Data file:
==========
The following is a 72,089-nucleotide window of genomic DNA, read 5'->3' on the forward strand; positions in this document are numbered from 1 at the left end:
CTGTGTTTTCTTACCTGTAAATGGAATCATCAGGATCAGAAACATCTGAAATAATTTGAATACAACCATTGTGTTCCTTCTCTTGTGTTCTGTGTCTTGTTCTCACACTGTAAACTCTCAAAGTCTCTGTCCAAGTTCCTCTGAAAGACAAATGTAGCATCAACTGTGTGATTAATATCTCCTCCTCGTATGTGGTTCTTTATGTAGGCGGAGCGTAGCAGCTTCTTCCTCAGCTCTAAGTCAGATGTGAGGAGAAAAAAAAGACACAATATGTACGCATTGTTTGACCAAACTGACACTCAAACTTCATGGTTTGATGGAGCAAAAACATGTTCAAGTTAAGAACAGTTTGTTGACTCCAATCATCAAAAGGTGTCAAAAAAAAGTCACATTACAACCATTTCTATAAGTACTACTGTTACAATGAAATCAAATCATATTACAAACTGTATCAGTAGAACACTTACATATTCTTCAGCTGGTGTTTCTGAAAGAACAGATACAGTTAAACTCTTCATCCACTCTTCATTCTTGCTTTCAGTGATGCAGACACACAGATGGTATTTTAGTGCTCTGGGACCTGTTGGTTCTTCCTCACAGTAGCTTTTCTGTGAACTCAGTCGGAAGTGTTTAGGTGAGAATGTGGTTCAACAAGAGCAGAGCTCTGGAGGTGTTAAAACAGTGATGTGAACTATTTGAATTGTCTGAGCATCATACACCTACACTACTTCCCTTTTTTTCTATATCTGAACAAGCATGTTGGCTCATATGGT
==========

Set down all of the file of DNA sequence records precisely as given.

The following is a 72,089-nucleotide window of genomic DNA, read 5'->3' on the forward strand; positions in this document are numbered from 1 at the left end:
CTGTGTTTTCTTACCTGTAAATGGAATCATCAGGATCAGAAACATCTGAAATAATTTGAATACAACCATTGTGTTCCTTCTCTTGTGTTCTGTGTCTTGTTCTCACACTGTAAACTCTCAAAGTCTCTGTCCAAGTTCCTCTGAAAGACAAATGTAGCATCAACTGTGTGATTAATATCTCCTCCTCGTATGTGGTTCTTTATGTAGGCGGAGCGTAGCAGCTTCTTCCTCAGCTCTAAGTCAGATGTGAGGAGAAAAAAAAGACACAATATGTACGCATTGTTTGACCAAACTGACACTCAAACTTCATGGTTTGATGGAGCAAAAACATGTTCAAGTTAAGAACAGTTTGTTGACTCCAATCATCAAAAGGTGTCAAAAAAAAGTCACATTACAACCATTTCTATAAGTACTACTGTTACAATGAAATCAAATCATATTACAAACTGTATCAGTAGAACACTTACATATTCTTCAGCTGGTGTTTCTGAAAGAACAGATACAGTTAAACTCTTCATCCACTCTTCATTCTTGCTTTCAGTGATGCAGACACACAGATGGTATTTTAGTGCTCTGGGACCTGTTGGTTCTTCCTCACAGTAGCTTTTCTGTGAACTCAGTCGGAAGTGTTTAGGTGAGAATGTGGTTCAACAAGAGCAGAGCTCTGGAGGTGTTAAAACAGTGATGTGAACTATTTGAATTGTCTGAGCATCATACACCTACACTACTTCCCTTTTTTTCTATATCTGAACAAGCATGTTGGCTCATATGGT